Carbon Farming

 Press release: The Commission Proposes a Carbon Removal Certification

The legislative proposal on certification of carbon removals published today by the European Commission is an important step towards achieving the Green Deal's climate targets. Delivering on the revised LULUCF target of 310 MtCO2eq net removals by 2030, and to achieve climate neutrality thereafter will require strong financial incentives for land managers, with the CAP budget being insufficient on its own. The European Commission has proposed a carbon removal framework that will enable harmonised monitoring and qualitative certification of carbon removals, giving a strong impetus to their valuation, which in turn will motivate land managers to commit to climate targets. 

Read the Press release here

Exploring the Future of Carbon Farming Implementation Through Europe, Insights of ELO and Case Study From Belgium

Following the publication of the Commission "fit for 55" package, the ELO released a Carbon Farming leadership paper to challenge the ambitious Carbon Credits policy implementation for Forestry, Agriculture and Land Use across the EU.
Early September 2021, the ELO reunited then with stakeholders around the topic of Carbon Farming to present this publication and debate on the matter. The selected audience of private and public institutions pursued on this day with a policy discussion on how to seize the opportunity and make Carbon Farming a reality in the European market. Then, to illustrate future perspectives, the ELO introduced to its guests the concrete solutions offered by the partnership of the two agencies Agriland and Indigo for the very first Carbon Farming project in Belgium.

Read the Leadership Paper of Marc Rosiers and Anna de Boeck here

Read the Press Release here

Carbon farming encapsulates countless topics close to ELO including climate change, biodiversity, the circular economy, land management and forestry, making it a critical issue to cover. As the EU looks to reach their 2030 and 2050 target goals of reducing carbon emissions, carbon farming becomes an increasingly more relevant practice to support and promote. Turning carbon farming into a reliable, practical, sustainable and economically viable activity will require the alignment of various stakeholders including investors, farmers, scientists, NGO’s and policymakers, creating an open dialogue to discuss the strengths, weaknesses and limitations to both carbon farming practices and policy.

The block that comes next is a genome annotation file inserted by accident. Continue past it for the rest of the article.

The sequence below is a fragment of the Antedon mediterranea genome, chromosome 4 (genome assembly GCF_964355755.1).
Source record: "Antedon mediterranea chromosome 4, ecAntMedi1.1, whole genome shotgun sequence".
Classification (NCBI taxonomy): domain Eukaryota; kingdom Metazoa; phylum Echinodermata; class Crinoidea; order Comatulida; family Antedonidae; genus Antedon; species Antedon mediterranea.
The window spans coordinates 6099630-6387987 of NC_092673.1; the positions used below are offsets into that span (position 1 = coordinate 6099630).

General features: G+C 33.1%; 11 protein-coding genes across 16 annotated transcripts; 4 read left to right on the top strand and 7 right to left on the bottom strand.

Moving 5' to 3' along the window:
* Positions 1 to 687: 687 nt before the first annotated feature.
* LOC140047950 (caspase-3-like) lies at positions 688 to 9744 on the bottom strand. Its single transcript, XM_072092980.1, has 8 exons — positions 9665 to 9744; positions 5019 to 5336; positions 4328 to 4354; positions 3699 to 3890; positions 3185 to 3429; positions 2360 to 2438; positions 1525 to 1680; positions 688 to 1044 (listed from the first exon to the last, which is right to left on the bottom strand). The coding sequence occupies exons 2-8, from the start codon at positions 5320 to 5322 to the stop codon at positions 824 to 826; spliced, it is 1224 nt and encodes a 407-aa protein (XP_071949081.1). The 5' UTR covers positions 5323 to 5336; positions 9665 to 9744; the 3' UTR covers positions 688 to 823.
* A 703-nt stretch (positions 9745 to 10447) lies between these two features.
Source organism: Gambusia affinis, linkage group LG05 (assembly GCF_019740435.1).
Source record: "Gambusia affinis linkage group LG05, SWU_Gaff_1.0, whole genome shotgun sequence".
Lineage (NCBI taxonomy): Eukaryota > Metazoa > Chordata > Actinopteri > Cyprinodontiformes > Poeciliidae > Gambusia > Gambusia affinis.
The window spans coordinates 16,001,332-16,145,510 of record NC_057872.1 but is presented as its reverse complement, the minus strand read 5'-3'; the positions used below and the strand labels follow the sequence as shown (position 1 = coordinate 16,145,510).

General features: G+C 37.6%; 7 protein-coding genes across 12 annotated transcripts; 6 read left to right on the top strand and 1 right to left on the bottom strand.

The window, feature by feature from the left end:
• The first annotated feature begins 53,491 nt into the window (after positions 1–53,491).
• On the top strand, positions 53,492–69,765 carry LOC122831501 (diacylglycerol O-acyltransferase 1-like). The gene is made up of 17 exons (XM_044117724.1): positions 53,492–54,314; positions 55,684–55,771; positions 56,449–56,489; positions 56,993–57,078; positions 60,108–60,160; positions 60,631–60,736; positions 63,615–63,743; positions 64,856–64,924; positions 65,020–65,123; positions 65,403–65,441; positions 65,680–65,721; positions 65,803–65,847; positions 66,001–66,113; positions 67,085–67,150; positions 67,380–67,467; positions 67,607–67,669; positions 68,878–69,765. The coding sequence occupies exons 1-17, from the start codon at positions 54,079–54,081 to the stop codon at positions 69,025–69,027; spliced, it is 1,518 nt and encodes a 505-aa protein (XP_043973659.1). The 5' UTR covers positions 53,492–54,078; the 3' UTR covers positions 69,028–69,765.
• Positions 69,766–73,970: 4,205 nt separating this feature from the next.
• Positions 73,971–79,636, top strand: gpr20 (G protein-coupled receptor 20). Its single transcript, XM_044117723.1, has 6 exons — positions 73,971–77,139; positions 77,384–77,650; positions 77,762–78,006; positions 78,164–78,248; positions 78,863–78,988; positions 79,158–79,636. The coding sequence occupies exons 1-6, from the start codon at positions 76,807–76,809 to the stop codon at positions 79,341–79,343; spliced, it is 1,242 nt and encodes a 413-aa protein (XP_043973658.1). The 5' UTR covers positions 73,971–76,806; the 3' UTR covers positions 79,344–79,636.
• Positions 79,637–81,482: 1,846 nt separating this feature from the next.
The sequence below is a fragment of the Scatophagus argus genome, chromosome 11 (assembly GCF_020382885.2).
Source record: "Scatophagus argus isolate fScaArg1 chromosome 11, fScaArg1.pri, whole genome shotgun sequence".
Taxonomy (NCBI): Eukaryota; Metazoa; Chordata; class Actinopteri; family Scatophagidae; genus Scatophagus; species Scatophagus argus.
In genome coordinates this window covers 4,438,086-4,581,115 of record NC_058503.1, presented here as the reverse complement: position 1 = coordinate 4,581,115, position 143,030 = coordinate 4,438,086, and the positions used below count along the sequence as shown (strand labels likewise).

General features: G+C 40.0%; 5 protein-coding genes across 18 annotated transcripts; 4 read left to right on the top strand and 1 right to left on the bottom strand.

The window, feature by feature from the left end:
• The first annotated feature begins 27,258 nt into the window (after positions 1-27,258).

Towards the end of 2020, ELO organised a virtual roundtable with various stakeholders from the public and private sector in partnership with Indigo Agriculture. ELO members had the opportunity to discuss this carbon certification scheme at great lengths with Artur RUNGE-METZGER, Director of Climate Strategy, Governance and Emissions from non-trading sectors of the European Commission. Working closely with the EU institutions, ELO attended the roundtable on ‘Carbon Farming Schemes in Europe’ hosted by the European Commission.
Moving forward into next year, ELO wishes to continue supporting and raising the profile of carbon farming and any initiatives that reward farmers for carbon sequestration. Factors that are of importance to ELO include a carbon credit certification system that fairly rewards farmers for their efforts sequestering carbon and allows for the cross-border trade of carbon credits. This means that policies such as the CAP and the ETS must take carbon farming into account and ELO is hopeful that progress will be made in the years to come. ELO welcomes the support of stakeholders across all sectors to work towards making carbon farming a mainstream initiative.


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